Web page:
The D.C. Bar Pro Bono Center was saddened to learn recently of the passing of attorney Brian Bannon, one of the Center’s most dedicated and beloved volunteers.
A partner at the Blank Rome law firm whose practice focused on intellectual property rights in government contracts, Brian gave generously of his time and expertise by counseling small business owners and aspiring entrepreneurs at nearly every Pro Bono Center Small Business Brief Advice Legal Clinic for ten years.
He also earned the deep appreciation and respect of his younger colleagues, whom he frequently mentored in both their pro bono and law firm work.
Brian began volunteering with the Pro Bono Center’s Small Business Clinic in 2004, and quickly became one of the clinic’s regular and most popular volunteers.
He rarely missed a clinic, and would make sure to call the Pro Bono Center to apologize when he did. Willing to counsel attendees on basic questions about starting a business as well as complex intellectual property issues, Brian brought an old-school professionalism to the clinic, always appearing in a suit and tie.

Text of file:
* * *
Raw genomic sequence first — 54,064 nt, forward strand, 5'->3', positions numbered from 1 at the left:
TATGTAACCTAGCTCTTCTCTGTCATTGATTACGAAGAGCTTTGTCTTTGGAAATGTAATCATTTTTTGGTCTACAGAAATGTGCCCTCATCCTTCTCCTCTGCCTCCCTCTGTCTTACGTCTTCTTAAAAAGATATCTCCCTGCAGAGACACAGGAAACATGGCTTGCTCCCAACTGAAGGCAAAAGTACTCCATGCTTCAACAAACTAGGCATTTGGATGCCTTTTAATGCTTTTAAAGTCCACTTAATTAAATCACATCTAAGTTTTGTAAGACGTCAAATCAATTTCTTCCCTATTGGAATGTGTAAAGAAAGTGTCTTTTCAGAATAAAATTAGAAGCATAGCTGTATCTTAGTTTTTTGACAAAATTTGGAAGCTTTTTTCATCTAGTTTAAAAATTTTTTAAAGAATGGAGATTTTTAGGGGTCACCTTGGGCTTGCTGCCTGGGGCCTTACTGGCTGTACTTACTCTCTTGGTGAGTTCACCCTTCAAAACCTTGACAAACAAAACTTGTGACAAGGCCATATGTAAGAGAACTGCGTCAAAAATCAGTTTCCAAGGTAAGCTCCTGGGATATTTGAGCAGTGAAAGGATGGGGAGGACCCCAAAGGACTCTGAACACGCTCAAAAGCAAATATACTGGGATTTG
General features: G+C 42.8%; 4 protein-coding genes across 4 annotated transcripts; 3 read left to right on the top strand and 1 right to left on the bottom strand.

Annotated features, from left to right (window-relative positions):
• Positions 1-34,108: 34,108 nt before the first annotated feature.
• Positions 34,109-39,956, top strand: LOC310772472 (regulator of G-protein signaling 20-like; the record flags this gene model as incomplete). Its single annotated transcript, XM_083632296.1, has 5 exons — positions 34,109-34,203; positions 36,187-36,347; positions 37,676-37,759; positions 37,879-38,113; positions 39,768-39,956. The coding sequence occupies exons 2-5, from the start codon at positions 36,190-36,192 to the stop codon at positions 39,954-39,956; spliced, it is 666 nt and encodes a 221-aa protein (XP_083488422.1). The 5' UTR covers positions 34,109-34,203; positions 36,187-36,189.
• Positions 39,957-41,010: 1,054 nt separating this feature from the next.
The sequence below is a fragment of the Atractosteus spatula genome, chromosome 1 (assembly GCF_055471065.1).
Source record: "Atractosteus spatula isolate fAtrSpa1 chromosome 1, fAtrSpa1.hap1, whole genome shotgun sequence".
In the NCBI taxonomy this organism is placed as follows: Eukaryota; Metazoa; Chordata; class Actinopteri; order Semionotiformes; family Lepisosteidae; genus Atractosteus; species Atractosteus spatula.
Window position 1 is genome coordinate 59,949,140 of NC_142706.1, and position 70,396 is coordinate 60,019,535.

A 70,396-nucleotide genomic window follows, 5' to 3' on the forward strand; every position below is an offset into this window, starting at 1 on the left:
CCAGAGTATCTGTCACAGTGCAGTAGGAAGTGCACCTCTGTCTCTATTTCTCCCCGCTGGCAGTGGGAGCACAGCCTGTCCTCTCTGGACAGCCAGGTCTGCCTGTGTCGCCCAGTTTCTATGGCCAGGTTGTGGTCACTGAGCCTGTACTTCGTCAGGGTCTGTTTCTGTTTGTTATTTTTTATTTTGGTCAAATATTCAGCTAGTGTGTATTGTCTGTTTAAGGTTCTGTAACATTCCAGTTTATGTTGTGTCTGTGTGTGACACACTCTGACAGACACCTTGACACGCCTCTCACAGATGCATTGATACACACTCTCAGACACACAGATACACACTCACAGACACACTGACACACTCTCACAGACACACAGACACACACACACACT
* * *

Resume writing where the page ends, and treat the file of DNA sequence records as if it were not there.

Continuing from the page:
He quickly earned the trust and appreciation of those he counseled with his quietly attentive and engaged approach, and was often requested by name by clinic attendees whom he had advised in the past.
“Brian embodied the best qualities of our volunteers,” says Pro Bono Center Managing Attorney Darryl Maxwell, who worked with Brian at numerous clinics. “He had a personal passion for helping others, and a commitment to the idea that good-quality legal advice should be available to all – not just to those who can afford to pay for it.”
In addition to his legal expertise, Brian brought an unfailing good humor and commitment to his volunteer work with the Pro Bono Center. At a Small Business Clinic that saw a record 107 attendees, Brian stayed until 11:30 pm to ensure that every registrant was able to meet with an attorney.
At another clinic, a pouring rainstorm greeted volunteers as they left the clinic, and Brian gamely donned an emergency raincoat fashioned from a trash bag. Brian’s service to the clinic went beyond his advice to attendees, as he often invited attorneys new to pro bono work to learn from him by sitting in on his meetings with attendees.
In addition to his regular appearance at the Small Business Clinic, Brian also helped staff the Pro Bono Center’s monthly Advice and Referral Clinic.
Brian leaves his wife, Hedy, his three children, and two grandchildren. He will be deeply missed by the Pro Bono Center, by the many aspiring entrepreneurs he counseled, and by the young attorneys he mentored.